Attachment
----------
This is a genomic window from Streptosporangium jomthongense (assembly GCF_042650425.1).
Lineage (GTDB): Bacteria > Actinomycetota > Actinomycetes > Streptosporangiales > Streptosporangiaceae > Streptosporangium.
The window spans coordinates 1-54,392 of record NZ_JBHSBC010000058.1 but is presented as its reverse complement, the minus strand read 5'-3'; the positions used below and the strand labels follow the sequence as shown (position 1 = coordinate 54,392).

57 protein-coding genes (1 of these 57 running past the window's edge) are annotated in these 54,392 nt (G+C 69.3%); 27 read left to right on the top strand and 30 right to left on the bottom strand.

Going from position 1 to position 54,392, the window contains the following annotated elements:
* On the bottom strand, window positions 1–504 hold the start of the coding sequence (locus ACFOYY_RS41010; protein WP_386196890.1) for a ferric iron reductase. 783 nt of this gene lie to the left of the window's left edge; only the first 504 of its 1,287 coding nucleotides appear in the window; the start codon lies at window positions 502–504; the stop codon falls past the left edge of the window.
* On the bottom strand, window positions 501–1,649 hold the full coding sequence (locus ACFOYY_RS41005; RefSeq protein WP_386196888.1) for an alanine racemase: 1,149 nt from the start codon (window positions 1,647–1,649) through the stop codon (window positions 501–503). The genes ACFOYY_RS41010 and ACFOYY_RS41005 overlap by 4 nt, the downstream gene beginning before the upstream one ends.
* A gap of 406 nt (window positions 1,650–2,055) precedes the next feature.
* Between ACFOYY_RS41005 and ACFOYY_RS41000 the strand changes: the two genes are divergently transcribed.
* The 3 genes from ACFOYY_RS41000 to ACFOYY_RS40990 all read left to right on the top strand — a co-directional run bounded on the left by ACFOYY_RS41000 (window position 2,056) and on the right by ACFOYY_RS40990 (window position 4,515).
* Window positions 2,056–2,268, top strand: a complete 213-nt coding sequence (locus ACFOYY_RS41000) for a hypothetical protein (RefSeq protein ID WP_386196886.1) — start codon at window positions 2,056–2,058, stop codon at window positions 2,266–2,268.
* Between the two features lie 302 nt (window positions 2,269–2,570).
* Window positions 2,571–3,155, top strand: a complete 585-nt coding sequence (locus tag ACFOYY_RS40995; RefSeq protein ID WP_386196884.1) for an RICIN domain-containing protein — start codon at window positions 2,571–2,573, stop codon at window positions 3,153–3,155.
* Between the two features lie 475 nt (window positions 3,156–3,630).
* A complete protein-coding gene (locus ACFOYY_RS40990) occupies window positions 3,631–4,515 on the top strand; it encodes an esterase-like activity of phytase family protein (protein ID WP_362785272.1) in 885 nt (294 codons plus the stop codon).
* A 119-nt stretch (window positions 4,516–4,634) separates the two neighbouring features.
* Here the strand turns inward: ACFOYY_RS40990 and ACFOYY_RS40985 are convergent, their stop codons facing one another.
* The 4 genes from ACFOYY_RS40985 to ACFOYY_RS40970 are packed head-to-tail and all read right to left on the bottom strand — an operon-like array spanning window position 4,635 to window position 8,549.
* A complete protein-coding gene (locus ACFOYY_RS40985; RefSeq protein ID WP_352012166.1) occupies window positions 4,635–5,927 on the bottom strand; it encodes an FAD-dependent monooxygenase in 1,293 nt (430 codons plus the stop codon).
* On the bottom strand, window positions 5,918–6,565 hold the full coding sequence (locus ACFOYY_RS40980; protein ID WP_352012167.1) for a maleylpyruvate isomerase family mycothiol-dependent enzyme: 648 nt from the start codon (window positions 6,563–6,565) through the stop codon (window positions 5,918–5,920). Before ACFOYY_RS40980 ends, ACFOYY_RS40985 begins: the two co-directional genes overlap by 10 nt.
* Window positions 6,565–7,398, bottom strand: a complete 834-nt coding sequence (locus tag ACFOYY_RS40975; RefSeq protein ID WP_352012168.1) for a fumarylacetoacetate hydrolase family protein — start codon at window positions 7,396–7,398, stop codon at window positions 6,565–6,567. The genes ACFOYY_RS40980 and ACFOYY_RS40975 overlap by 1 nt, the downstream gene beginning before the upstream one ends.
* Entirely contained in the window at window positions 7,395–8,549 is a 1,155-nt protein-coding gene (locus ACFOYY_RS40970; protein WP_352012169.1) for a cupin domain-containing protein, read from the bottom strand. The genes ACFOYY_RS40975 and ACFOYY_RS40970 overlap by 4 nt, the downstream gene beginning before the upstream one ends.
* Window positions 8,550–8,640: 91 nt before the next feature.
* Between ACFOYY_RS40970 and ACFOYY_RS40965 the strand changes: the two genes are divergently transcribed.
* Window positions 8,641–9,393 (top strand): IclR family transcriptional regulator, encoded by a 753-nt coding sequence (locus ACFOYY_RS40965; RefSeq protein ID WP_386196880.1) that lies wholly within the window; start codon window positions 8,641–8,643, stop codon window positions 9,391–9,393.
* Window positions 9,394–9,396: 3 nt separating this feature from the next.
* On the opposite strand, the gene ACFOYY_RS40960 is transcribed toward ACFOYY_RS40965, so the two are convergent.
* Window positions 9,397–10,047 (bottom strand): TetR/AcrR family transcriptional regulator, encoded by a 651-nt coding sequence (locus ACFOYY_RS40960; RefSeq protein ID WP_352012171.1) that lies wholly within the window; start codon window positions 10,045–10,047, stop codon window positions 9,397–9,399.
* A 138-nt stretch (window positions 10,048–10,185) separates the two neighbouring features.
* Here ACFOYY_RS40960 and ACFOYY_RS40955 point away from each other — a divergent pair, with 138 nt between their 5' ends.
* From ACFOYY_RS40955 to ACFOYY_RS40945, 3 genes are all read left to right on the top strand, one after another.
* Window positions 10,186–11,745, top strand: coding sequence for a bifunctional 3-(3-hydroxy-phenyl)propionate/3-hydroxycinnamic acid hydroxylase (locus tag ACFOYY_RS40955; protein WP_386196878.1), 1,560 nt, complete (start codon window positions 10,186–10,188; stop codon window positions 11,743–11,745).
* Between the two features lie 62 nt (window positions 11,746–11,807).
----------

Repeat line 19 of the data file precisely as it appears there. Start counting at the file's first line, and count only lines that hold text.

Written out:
* A complete protein-coding gene (locus ACFOYY_RS40985; RefSeq protein ID WP_352012166.1) occupies window positions 4,635–5,927 on the bottom strand; it encodes an FAD-dependent monooxygenase in 1,293 nt (430 codons plus the stop codon).